review: geoffrey mcgeachin, blackwattle creek

As winner of the 2013 Ned Kelly Award for best fiction, Blackwattle Creek is completely deserving. This is a book I finished and immediately shipped off to my father, who would have been around for the events; he then passed it onto my sister, a lover of Australian history. At our next meeting (aka family picnic) we all concurred that it was an excellent read, and now when we next get together we can all feel smug about picking a winner.

Melbourne in 1957 is a place still ravaged by memories of WWII, and police officer Charlie Berlin is a man who is having trouble letting go of his time in Europe as a pilot and as a prisoner of war. Given an unexpected holiday just before the footy grand final, he plans to build a darkroom for his wife Rebecca and relax as best he can. However, a request by Rebecca to chat to her recently bereaved friend turns his time off the clock into one of the most serious, grotesque and far-reaching crimes he has ever encountered.

Berlin is damaged but healing, supported by his family and friends who may all shortly regret being of his acquaintance while Charlie is on this particular quest. The Cold War is the new terror on everyone’s mind, and what one accidental sighting by a widow at a funeral home reveals is a horrifying notion that the government keeps secrets even more horrible than budget costings or who pashed who at the ALP Christmas party.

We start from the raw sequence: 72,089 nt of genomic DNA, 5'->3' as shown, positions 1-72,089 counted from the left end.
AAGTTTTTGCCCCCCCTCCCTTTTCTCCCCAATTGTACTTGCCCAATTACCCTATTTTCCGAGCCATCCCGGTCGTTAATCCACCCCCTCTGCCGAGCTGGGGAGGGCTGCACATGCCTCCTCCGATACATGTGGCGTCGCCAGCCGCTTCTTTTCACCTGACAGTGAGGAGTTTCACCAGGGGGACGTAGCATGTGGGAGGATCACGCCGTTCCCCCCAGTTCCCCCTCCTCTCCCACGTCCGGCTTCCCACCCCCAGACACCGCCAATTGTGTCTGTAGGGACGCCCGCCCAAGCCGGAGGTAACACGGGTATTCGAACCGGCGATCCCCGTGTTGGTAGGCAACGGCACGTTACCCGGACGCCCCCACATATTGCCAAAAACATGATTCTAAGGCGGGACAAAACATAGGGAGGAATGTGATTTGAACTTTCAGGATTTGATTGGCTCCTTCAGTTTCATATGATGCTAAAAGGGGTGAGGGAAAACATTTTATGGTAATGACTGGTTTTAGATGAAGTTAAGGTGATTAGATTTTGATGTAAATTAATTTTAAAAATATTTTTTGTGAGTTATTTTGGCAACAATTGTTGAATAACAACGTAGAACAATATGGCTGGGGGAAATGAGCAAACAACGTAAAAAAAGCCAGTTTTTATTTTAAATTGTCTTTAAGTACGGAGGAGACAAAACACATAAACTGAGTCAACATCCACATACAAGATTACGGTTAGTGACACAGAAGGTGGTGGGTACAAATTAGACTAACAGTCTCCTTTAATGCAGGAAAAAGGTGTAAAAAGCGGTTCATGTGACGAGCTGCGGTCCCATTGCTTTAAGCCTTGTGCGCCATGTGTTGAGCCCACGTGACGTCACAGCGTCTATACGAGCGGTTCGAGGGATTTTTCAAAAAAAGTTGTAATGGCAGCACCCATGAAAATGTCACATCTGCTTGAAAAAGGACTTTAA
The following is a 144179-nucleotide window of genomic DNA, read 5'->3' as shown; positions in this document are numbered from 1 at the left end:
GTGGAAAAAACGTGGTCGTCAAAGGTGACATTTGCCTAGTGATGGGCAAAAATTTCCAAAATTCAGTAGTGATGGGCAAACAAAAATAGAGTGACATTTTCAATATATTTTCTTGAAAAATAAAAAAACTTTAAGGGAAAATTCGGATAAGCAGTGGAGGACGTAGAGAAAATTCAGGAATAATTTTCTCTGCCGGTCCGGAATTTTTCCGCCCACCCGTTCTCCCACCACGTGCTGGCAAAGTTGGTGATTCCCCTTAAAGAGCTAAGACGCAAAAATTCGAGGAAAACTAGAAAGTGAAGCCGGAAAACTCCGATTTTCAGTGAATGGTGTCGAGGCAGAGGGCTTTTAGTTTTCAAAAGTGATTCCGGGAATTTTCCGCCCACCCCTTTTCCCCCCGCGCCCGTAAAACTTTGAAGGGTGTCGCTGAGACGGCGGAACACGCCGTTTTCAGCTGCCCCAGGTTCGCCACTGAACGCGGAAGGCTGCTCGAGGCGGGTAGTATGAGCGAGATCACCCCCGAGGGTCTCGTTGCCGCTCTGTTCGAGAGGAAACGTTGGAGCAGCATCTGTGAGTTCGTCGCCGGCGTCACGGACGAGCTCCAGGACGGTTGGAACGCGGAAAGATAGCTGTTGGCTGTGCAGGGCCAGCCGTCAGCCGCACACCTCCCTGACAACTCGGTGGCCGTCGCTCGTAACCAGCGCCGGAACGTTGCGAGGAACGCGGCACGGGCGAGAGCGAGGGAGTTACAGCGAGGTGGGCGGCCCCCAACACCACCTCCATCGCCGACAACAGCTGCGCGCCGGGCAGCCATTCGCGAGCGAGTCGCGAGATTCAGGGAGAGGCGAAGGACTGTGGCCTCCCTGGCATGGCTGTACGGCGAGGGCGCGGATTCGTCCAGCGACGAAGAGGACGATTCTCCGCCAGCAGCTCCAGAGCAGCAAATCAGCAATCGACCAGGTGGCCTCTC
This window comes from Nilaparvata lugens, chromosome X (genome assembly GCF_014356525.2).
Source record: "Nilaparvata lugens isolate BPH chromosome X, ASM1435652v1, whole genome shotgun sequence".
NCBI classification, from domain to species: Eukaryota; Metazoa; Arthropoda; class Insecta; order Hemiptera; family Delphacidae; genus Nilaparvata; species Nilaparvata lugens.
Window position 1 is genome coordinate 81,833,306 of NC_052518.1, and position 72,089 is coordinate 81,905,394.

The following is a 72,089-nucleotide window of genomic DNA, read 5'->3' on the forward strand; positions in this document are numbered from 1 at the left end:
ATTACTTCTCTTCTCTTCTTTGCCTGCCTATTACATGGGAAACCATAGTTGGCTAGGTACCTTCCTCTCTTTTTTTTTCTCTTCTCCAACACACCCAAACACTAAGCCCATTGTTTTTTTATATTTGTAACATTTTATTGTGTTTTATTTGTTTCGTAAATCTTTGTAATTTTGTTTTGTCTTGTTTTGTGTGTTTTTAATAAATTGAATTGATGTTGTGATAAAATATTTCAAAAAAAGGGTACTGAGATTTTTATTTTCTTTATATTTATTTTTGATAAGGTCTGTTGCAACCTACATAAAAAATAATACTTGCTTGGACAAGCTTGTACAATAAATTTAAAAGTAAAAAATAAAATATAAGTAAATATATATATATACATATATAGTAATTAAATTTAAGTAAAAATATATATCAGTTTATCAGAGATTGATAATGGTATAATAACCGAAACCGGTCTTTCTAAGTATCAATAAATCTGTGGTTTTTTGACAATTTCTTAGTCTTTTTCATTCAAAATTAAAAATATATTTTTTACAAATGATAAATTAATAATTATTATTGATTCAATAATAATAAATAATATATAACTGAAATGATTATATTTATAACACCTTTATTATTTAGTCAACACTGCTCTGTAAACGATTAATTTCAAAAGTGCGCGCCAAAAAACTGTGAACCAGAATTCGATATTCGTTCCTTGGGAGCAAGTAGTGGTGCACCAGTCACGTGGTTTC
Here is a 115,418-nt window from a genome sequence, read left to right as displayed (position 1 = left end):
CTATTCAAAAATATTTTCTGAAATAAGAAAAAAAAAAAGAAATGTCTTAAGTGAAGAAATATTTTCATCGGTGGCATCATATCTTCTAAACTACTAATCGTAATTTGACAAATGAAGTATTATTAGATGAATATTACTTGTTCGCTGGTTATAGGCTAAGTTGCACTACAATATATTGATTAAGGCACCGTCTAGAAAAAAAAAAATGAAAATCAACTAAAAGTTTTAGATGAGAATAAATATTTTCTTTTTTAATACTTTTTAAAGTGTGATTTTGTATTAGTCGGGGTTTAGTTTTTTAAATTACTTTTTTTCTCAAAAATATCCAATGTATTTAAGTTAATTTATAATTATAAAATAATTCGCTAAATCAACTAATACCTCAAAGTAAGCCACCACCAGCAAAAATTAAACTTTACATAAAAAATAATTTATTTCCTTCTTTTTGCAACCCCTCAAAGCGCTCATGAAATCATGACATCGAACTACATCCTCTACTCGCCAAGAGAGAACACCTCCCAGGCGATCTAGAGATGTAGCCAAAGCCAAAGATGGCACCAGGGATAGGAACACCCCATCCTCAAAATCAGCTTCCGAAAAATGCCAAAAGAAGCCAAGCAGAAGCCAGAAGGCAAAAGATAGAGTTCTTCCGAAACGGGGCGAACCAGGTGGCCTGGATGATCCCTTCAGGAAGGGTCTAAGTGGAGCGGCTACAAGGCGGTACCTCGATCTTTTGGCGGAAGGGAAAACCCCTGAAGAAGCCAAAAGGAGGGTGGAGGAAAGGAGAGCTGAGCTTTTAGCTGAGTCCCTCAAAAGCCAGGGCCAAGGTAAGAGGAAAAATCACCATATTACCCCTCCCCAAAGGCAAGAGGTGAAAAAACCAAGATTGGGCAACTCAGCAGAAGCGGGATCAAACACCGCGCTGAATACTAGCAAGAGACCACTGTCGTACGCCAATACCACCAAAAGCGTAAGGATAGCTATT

McGeachin has created the kind of pitch-perfect sense of place that makes you disoriented when you put down your book and find yourself in a world of flatscreen televisions and petrol the price of a block of land. Everything from Charlie’s meals to the idea you could get a parking space anywhere near the State Library of Victoria creates a vivid Melbourne with an undercurrent of mid-century fear and grime. Rebecca is the kind of switched-on partner you appreciate in a crime read like this, and altogether Blackwattle Creek is a ripper of a dangerous read.


A version of this review was originally published in Readings Monthly.


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